It is my opinion, as the self-appointed queen of the commitment-phobes, that you are the weakest link among us. This is because Chad from Sigma Apple Pie is going to meet someone eventually and probably lock himself down with his own volition, completely forsaking his player mentality. He’ll be a little rusty at the whole relationship thing, but he will be willing to be terrible and a little stupid until eventually he gets it. His story ends with coaching little league while his nursing major of a wife sips pinot grigio in the bleachers. 

The same can’t be said for you — you aren’t willing to explore that level of temporary emotional ineptitude for the sake of intimacy. 

There isn’t going to be some moment that you magically get over your commitment issues. You’re not waiting for the perfect girl to come in and finally be worthy enough to fix you. You talk about being terrified of dying alone when your actions right now — that you refuse to evaluate — will directly result in your worst fear. 

I know I sound harsh, but as someone who understands that you’re not a monster, I’m giving you some tough love and telling you the only way to find the emotional fulfillment you write bad poetry about is by confronting your complex emotions.

A lot of us see relationships in terms of winning and losing, where the loser gets their heart broken and the winner remains unfazed, able to walk away from the relationship unbroken. We don’t do it maliciously; we do it as a trauma response to prevent ourselves from ever feeling as low as we once did. We operate on a plane of existence where being by ourselves is both excruciating and better than risking the possibility of vulnerability, abandonment and heartbreak.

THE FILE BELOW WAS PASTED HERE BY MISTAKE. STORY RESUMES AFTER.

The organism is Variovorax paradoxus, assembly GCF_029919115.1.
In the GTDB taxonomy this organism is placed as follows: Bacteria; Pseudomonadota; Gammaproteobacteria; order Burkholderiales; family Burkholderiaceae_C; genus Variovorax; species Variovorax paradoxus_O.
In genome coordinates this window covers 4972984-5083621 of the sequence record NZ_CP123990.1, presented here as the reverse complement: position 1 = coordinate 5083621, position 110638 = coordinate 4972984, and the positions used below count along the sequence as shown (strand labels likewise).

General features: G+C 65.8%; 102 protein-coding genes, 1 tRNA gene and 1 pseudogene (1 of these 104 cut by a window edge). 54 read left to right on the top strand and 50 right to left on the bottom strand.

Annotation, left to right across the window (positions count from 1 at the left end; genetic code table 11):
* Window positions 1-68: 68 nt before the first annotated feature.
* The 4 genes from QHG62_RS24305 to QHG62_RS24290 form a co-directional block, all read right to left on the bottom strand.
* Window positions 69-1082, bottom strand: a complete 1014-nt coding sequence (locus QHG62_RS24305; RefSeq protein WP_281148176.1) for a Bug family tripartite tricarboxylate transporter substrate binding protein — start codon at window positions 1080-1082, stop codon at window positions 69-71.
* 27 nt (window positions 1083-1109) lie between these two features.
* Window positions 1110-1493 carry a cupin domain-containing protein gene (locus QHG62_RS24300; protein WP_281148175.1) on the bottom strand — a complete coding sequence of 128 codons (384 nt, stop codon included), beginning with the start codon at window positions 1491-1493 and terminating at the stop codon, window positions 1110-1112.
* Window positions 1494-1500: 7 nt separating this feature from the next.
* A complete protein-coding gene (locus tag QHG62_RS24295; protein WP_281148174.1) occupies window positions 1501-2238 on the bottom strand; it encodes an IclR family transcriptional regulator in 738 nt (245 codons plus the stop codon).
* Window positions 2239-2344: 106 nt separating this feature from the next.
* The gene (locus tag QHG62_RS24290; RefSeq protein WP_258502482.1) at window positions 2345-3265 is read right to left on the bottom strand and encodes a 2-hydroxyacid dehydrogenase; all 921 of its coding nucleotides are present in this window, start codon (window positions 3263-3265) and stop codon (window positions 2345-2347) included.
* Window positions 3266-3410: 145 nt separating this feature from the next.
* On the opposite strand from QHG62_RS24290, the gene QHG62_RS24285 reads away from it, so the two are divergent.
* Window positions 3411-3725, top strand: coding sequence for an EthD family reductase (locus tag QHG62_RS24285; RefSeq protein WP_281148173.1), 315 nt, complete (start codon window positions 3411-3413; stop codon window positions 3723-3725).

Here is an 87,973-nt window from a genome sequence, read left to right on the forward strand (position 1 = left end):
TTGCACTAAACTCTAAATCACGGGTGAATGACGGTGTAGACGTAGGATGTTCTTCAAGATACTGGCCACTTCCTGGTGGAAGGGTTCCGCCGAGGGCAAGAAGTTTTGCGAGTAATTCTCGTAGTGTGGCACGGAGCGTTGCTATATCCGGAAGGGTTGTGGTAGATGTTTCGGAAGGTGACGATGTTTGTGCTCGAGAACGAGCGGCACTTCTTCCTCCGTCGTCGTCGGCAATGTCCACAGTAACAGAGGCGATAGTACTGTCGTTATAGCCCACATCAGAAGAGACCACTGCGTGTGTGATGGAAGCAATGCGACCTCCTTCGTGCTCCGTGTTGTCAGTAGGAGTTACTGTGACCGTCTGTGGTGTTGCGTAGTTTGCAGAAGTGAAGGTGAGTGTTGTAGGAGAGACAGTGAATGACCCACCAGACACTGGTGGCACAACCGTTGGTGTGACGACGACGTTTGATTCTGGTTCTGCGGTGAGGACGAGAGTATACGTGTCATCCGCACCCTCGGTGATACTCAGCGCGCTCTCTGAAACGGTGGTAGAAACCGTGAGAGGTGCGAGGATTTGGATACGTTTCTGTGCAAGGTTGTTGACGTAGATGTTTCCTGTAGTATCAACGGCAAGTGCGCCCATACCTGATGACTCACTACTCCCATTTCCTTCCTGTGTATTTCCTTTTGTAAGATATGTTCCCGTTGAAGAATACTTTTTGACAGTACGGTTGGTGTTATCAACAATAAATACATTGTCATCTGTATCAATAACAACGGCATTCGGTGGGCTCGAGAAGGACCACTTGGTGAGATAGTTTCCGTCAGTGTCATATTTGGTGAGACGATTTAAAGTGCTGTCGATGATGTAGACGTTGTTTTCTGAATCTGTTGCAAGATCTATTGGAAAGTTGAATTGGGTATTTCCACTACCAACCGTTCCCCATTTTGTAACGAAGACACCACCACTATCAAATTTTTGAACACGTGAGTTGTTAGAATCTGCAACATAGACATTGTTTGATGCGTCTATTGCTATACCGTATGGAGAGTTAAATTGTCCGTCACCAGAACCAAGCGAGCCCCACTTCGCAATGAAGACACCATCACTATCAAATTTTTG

I know you think you’ll change, that one day it’ll all shift and you’ll be ready to have a long-term relationship with kids, a dog and a joint bank account. I’m here to tell you first hand that the old men and women dying alone in a hospital bed thought the very same thing, right up until the bitter end. 

I may not know how to navigate the uncharted waters of a relationship, and I may have some alarming complexes that I’ll eventually talk to a therapist about, but at least I am willing to try. I’ve gotten hurt a few times, and I will probably continue to get hurt, but I will not allow that possibility to restrict my ability to love. I will pick myself up and keep going, because one day, it’ll pay off. 

Heartbreak is not a terminal illness, and you have the autonomy to change your outlook and confront your emotions. Vulnerability is the glue that makes human connections worthwhile. It is simply having the courage to show up and dare to be vulnerable without knowing the outcome. It may hurt, and you may mess up along the way, but I promise that once you feel your emotions and don’t shove them away like an unwanted sibling, something effervescent will bubble up in you and remind you what it is you’ve been chasing this whole time.

Despite many of your opinions of yourself, you do deserve love. Regardless of your past or the future you fear, I hope you find it eventually.


Johnna Sisneros, reformed commitment-phobe